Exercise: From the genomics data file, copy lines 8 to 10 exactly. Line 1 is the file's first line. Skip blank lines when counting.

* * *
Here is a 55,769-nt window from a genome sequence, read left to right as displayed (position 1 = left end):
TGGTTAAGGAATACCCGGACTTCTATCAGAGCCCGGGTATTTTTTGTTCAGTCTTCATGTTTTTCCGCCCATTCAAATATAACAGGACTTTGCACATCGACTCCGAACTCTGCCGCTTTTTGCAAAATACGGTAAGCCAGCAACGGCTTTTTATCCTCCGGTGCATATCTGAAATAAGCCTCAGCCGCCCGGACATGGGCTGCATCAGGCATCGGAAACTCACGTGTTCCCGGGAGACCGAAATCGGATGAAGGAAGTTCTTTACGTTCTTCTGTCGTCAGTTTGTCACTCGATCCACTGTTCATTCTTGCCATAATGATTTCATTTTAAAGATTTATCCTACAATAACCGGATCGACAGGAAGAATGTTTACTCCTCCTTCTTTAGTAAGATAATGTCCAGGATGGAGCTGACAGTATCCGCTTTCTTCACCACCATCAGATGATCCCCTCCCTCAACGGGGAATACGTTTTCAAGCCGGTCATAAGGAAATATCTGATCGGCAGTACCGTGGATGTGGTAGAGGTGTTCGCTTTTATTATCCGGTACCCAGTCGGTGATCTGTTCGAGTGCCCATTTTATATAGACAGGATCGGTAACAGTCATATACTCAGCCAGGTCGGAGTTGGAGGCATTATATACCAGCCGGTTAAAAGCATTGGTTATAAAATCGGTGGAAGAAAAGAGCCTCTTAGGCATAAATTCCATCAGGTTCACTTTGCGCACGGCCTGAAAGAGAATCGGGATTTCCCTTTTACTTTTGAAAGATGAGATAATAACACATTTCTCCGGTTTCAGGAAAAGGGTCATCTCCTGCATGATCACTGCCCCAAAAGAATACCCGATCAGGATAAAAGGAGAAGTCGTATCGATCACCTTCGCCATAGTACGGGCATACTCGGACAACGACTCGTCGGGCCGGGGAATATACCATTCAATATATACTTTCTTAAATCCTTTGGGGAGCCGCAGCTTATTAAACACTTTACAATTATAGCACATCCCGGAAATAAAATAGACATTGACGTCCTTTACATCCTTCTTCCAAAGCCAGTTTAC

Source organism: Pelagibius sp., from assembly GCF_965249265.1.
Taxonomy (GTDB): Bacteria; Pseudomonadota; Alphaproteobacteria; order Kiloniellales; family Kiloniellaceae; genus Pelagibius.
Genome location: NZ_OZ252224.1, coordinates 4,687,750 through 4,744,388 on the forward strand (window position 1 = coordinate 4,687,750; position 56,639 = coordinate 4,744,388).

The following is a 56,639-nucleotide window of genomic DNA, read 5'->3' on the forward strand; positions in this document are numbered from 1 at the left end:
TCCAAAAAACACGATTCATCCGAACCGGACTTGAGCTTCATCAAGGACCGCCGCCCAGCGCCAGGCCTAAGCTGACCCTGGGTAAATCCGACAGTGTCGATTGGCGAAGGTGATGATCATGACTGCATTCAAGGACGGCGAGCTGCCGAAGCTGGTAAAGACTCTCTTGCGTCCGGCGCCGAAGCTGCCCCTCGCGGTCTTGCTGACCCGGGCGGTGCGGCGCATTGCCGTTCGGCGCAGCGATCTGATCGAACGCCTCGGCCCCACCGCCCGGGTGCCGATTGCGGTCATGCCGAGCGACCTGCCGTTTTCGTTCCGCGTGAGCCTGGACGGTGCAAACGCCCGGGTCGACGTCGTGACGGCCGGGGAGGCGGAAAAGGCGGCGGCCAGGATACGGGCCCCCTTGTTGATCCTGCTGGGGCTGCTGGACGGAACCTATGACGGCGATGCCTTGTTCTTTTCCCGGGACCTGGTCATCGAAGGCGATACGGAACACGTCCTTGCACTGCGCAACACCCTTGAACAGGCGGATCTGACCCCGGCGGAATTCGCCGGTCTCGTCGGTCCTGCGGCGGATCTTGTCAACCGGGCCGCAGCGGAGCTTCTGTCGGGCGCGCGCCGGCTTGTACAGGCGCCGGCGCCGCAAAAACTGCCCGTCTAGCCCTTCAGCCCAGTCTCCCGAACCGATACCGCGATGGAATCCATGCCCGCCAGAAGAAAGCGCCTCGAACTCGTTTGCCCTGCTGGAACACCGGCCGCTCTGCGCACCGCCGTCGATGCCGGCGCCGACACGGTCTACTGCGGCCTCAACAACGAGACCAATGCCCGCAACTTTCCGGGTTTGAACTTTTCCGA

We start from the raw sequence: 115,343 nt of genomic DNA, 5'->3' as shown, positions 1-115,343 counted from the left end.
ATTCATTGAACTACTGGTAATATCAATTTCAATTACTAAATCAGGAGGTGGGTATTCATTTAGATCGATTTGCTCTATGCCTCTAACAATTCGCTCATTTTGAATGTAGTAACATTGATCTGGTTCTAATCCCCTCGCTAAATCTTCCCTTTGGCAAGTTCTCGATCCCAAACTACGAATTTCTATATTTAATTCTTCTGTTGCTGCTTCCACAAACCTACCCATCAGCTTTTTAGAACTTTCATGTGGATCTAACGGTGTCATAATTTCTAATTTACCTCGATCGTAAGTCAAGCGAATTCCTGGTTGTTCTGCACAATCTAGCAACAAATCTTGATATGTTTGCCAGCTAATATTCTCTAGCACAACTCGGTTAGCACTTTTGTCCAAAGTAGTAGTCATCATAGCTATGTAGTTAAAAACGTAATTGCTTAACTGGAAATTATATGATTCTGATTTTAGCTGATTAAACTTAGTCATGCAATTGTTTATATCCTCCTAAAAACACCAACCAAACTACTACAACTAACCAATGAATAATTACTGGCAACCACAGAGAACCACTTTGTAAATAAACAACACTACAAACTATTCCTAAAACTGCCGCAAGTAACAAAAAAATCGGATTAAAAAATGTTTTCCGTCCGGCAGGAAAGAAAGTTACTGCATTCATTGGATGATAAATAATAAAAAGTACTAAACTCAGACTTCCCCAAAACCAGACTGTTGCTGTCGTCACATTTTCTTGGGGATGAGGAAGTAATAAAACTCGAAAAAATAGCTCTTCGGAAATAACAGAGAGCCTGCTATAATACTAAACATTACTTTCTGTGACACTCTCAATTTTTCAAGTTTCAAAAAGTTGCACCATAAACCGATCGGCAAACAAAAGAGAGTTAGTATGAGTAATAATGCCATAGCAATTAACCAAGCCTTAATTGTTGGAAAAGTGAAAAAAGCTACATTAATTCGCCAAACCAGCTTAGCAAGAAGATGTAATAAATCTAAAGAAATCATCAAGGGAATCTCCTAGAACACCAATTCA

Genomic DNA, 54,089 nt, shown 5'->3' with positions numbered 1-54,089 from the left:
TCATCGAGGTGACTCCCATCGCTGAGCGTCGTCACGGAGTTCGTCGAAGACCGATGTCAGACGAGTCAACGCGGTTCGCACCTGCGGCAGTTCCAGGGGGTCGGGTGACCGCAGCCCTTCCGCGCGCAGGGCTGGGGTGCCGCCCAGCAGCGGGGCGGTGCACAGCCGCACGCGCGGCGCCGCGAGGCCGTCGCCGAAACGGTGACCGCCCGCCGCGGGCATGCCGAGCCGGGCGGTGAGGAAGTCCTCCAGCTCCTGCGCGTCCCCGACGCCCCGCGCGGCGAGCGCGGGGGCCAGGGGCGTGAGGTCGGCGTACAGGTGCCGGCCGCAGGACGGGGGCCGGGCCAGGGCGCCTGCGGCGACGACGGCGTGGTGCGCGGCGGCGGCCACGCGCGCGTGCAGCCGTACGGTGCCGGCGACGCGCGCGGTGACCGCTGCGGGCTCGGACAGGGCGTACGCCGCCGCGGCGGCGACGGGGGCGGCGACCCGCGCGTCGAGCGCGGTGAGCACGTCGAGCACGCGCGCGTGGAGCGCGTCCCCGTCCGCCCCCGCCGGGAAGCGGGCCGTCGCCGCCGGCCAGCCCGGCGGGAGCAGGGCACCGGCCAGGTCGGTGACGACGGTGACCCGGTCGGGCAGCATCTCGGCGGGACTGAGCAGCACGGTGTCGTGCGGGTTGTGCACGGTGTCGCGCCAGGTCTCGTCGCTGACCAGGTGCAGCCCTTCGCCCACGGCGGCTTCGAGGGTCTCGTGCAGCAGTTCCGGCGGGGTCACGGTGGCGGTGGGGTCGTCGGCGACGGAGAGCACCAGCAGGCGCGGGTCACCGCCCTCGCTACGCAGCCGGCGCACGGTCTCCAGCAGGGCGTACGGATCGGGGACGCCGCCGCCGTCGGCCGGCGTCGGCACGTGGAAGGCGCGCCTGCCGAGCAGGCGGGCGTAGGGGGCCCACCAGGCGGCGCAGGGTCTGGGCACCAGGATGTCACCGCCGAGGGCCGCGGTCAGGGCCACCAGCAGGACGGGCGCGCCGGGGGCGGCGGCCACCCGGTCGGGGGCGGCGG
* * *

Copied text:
We start from the raw sequence: 115,343 nt of genomic DNA, 5'->3' as shown, positions 1-115,343 counted from the left end.
ATTCATTGAACTACTGGTAATATCAATTTCAATTACTAAATCAGGAGGTGGGTATTCATTTAGATCGATTTGCTCTATGCCTCTAACAATTCGCTCATTTTGAATGTAGTAACATTGATCTGGTTCTAATCCCCTCGCTAAATCTTCCCTTTGGCAAGTTCTCGATCCCAAACTACGAATTTCTATATTTAATTCTTCTGTTGCTGCTTCCACAAACCTACCCATCAGCTTTTTAGAACTTTCATGTGGATCTAACGGTGTCATAATTTCTAATTTACCTCGATCGTAAGTCAAGCGAATTCCTGGTTGTTCTGCACAATCTAGCAACAAATCTTGATATGTTTGCCAGCTAATATTCTCTAGCACAACTCGGTTAGCACTTTTGTCCAAAGTAGTAGTCATCATAGCTATGTAGTTAAAAACGTAATTGCTTAACTGGAAATTATATGATTCTGATTTTAGCTGATTAAACTTAGTCATGCAATTGTTTATATCCTCCTAAAAACACCAACCAAACTACTACAACTAACCAATGAATAATTACTGGCAACCACAGAGAACCACTTTGTAAATAAACAACACTACAAACTATTCCTAAAACTGCCGCAAGTAACAAAAAAATCGGATTAAAAAATGTTTTCCGTCCGGCAGGAAAGAAAGTTACTGCATTCATTGGATGATAAATAATAAAAAGTACTAAACTCAGACTTCCCCAAAACCAGACTGTTGCTGTCGTCACATTTTCTTGGGGATGAGGAAGTAATAAAACTCGAAAAAATAGCTCTTCGGAAATAACAGAGAGCCTGCTATAATACTAAACATTACTTTCTGTGACACTCTCAATTTTTCAAGTTTCAAAAAGTTGCACCATAAACCGATCGGCAAACAAAAGAGAGTTAGTATGAGTAATAATGCCATAGCAATTAACCAAGCCTTAATTGTTGGAAAAGTGAAAAAAGCTACATTAATTCGCCAAACCAGCTTAGCAAGAAGATGTAATAAATCTAAAGAAATCATCAAGGGAATCTCCTAGAACACCAATTCA

Genomic DNA, 54,089 nt, shown 5'->3' with positions numbered 1-54,089 from the left: